In the past few weeks, Twitter has already added warning labels about lies posted by elected officials – flagging several of Mr. Trump's tweets – and cracked down on photos and videos manipulated to mislead viewers. The company has not accepted political advertising for almost a year.

Most of the final changes will take place on October 20 and will be temporary, Twitter said. Labels warning users about sharing incorrect information will appear next week. The company plans to wait until the result of the presidential election is clear before reactivating the features.

The Twitter execs said the "added friction" with retweets will encourage users to add their own thoughts before clicking the button. If users decide they don't want to add anything, they can tweet again after the prompt.

The change is likely to have a direct impact on Mr Trump's online activities. He has had a Twitter tear since returning to the White House on Monday after being hospitalized for coronavirus treatment. For example, on Tuesday evening, he tweeted or retweeted posts from other accounts about 40 times.

The Trump campaign reacted angrily to the Twitter changes on Friday afternoon, calling them "extremely dangerous to our democracy".

"After months of big-tech censorship against President Trump, the unelected coastal liberal elites of Silicon Valley are again trying to sway this election in favor of their preferred ticket by silencing the president and his supporters," said Samantha Zager, deputy national Press secretary for the Trump campaign said in a statement.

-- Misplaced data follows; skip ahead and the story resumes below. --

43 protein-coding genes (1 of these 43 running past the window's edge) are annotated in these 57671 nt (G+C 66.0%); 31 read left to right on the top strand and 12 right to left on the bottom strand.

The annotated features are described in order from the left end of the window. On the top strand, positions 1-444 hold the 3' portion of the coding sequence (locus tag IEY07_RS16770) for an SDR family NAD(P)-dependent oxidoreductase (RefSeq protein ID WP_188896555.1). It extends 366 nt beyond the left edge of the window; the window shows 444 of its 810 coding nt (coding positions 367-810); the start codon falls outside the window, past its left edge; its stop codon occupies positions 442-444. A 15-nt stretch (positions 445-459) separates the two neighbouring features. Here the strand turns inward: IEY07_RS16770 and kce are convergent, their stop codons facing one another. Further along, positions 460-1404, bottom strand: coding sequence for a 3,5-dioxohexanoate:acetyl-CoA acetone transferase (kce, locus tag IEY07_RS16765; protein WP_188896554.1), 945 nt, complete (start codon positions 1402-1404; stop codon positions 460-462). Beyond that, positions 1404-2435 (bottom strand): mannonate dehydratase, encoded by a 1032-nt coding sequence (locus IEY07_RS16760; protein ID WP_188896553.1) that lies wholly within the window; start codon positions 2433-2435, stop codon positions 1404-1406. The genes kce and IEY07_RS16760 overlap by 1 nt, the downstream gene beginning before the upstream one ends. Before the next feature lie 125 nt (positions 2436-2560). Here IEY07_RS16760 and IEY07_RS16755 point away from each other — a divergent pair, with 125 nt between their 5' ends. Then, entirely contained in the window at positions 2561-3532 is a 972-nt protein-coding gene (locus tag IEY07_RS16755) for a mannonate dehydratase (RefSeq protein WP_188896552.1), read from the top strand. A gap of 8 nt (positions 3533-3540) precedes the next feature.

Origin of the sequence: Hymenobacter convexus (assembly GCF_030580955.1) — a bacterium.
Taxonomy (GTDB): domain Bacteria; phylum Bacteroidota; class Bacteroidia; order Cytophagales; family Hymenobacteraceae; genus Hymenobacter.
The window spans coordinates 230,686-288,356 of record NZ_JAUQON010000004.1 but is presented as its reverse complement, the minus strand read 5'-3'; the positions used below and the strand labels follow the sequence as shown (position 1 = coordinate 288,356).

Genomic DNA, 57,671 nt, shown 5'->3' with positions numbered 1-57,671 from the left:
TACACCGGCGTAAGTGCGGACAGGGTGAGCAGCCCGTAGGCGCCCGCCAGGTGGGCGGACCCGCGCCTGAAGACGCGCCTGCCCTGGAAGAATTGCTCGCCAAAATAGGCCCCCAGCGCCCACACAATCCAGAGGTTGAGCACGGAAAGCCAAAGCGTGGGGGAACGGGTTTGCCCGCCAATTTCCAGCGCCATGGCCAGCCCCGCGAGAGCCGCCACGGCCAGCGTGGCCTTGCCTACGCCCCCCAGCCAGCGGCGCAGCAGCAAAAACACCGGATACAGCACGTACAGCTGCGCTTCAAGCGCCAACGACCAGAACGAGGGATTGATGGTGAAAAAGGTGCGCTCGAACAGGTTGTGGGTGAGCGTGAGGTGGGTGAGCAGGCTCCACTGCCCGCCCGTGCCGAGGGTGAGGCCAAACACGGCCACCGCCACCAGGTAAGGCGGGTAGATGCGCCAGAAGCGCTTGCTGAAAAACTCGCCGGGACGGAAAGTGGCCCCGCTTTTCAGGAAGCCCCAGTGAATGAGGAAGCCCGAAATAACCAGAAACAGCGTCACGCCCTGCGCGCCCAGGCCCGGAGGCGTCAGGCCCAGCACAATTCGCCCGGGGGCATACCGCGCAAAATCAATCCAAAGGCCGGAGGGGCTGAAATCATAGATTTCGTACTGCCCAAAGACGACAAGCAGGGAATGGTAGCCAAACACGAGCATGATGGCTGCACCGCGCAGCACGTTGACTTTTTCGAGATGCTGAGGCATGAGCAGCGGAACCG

The Biden campaign declined to comment.

Twitter's pre-election changes are far more aggressive than those of its peers and could sacrifice some of the ways traffic is routed to its service. Twitter also turns off the system that suggests posts based on a person's interests and the activity of the accounts they are following. In their timelines, users only see content from accounts they follow and ads.

“I think the platforms are trying to throw everything on the wall to see what's stuck here. It's not clear what the correct answer is, but they try almost anything, ”said Nate Persily, co-director of the Stanford Cyber ​​Policy Center.